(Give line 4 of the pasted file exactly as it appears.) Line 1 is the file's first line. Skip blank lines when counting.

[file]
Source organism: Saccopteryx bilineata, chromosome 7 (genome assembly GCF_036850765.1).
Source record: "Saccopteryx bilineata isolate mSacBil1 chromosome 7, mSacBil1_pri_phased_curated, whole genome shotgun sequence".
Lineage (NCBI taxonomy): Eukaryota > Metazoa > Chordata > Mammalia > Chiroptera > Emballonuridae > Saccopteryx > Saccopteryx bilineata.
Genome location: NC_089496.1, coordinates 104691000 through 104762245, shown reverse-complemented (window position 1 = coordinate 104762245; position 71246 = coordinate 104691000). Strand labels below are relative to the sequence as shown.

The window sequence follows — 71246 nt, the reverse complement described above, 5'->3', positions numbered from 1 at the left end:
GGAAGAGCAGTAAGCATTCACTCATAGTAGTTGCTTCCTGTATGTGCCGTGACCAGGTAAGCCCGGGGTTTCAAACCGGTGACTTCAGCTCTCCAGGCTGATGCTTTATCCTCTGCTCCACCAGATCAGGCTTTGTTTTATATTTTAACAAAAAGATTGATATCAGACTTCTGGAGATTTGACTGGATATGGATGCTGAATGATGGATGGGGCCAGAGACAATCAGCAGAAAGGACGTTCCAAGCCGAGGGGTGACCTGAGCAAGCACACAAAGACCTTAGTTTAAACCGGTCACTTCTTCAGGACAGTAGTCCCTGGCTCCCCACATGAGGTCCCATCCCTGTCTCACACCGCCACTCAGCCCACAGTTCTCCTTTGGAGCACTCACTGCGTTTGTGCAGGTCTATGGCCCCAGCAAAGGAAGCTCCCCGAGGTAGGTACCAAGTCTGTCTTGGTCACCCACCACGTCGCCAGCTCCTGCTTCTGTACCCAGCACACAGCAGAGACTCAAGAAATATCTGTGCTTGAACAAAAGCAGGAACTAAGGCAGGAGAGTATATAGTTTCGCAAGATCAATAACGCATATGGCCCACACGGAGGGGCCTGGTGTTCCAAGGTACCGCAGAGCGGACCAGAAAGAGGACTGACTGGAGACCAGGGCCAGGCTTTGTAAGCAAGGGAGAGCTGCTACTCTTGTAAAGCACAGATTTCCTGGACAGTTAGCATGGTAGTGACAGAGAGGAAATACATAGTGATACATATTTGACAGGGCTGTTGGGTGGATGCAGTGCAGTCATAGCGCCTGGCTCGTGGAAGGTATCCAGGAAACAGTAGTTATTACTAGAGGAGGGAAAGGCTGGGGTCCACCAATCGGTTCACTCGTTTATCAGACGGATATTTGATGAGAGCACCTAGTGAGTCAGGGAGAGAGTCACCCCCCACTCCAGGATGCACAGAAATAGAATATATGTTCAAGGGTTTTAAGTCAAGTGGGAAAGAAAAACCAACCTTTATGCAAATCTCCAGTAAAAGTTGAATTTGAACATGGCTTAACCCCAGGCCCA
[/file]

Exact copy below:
Genome location: NC_089496.1, coordinates 104691000 through 104762245, shown reverse-complemented (window position 1 = coordinate 104762245; position 71246 = coordinate 104691000). Strand labels below are relative to the sequence as shown.